Slain Newtown Schoolchildren All First-Graders - FOX13 News, WHBQ FOX 13

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Slain Newtown Schoolchildren All First-Graders

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The entire nation is still stunned in the wake of the Connecticut school shooting rampage.

Investigators are trying to figure out what led 20-year-old Adam Lanza to slaughter 20 children and six adults at the Sandy Hook Elementary School in Newtown on Friday morning.

There were some new revelations and corrections released by authorities Saturday.

Officials released all of the names of the victims. All of the adult victims were women. All of the children were ages 6 and 7.

Lanza is also believed to have shot his mother at the home they shared, and we learned Saturday that his mother had never worked at Sandy Hook, counter to what was previously reported.

Authorities say they have very strong leads as to what the motive may have been at play here but they are not ready yet to release that information.

FOX 29's Omari Fleming reported live Saturday night from Newtown, Conn., with the very latest on how people are coping, including parents of some of those children who were killed.

The 20 child victims were all in the first grade. The release of their names brought the first chance to get a look at and find out more about the young children being called "angels."

Emily Parker, 6, was one of the kids killed at the school. Her heartwarming smile is one of the many things her father will miss.

Robert Parker said his daughter was "beautiful" and "always smiling."

A third-grader named Maleeah Ali toted around a picture of her first-grade teacher, whom she called her favorite.

Vicki Soto was one of six faculty members killed.

Authorities said the school psychologist was found dead in the hallway along with Principal Dawn Hocksprung.

"She was a personal friend and wonderful leader, and it's a huge loss for the kids and the community, her family," said library clerk Maryann Jacob.

The state medical examiner says the primary weapon used for the killing spree was an assault rifle.

"I only did seven of the autopsies. The victims I had ranged from three to 11 wounds apiece, and I saw only two of them with close-range shooting," the medical examiner said.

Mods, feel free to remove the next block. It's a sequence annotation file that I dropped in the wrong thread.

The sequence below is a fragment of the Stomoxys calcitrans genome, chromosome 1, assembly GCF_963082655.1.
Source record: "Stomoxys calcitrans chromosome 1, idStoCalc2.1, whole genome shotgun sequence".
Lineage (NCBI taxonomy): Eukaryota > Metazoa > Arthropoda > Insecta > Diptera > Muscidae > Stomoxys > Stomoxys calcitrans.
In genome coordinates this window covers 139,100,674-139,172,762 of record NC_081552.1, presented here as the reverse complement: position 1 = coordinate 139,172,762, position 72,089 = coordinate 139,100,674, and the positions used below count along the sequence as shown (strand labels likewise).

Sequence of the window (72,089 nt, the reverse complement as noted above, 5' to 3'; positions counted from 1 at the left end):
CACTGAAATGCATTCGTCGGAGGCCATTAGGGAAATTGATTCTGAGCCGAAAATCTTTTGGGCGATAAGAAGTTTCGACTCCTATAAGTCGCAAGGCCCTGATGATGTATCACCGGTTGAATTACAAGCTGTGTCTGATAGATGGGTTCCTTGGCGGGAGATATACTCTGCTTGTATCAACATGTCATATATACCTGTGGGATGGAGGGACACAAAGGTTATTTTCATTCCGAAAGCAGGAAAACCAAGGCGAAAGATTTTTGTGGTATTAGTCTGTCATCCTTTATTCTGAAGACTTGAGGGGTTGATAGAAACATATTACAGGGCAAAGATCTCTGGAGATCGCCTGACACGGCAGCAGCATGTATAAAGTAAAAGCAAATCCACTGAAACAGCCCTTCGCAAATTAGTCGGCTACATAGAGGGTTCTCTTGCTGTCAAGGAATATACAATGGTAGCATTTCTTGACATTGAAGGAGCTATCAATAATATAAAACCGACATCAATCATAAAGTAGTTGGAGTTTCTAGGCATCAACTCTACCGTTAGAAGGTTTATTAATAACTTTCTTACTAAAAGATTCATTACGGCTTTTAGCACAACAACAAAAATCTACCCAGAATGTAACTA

Song and prayer filled the night sky outside the Edmond Town Hall. The sadness was evident on some people's faces.

A memorial of candles illuminated the night, a beacon to the victims and survivors to let them know the community's prayers are with them, hoping that they'll be able to heal.

"They've seen things that no child that age should ever have to see, and I just – the trauma that would follow that, I just pray that God would erase that from their memories so they would have their innocence back," mourner Bobbi Veach said.

Flags are flying at half-staff. Also, there's a makeshift memorial at the base of that flag.

A number of churches in the area have stayed open late to help many of the people here in Newtown.

As for the suspect, we'll get to know a little bit more about him Sunday. That's when the state medical examiner is expected to finish the autopsy on him as well as his mother, Fleming reported.

As you know, police say Lanza – now seen in older photographs – carried out those killings. He's described by those who knew him as intelligent but painfully shy. Family members say he had once attended public school in Newtown but he was pulled out of the district and homeschooled.

The weapons used to commit this heinous crime belonged to Nancy Lanza, the suspect's mother. She was found shot to death in the home she shared with him. Police believe the son killed his mother, then stole her guns and her car and drove it to the school.

The Lanza family released a statement Saturday that was read by the county sheriff.

"We reach out to the community of Newtown and express our heartfelt sorrow for the incomprehensible and profound loss of innocence that has affected so many," the statement read in part.

The family went on to ask for privacy as they mourn the loss of their loved ones.

In a public address Saturday, Gov. Dan Malloy offered more words of comfort. He called for the people of Connecticut to remember those who lost their lives Friday. And he assured them the time to talk about policy issues will come.

"There will be time soon for a discussion of public policy issues surrounding yesterday's events. But what's important right now is love, courage and compassion," Malloy said.

The Connecticut shooting sparked renewed debate about gun control all over the country.

The weapons used in the school shooting were legally owned.

The grief being felt all over the country has led to flags being lowered to half staff in honor of the victims.

State flags in Pennsylvania, New Jersey and Delaware have been lowered for at least the next five days.

People in the Philadelphia area were out honoring the memory of the victims in LOVE Park on Saturday. A moment of silence was held at the Christmas Village and, as you can hear in the video, kids from the Make a Wish Foundation lifted the mood when they started singing Christmas carols to the crowd.

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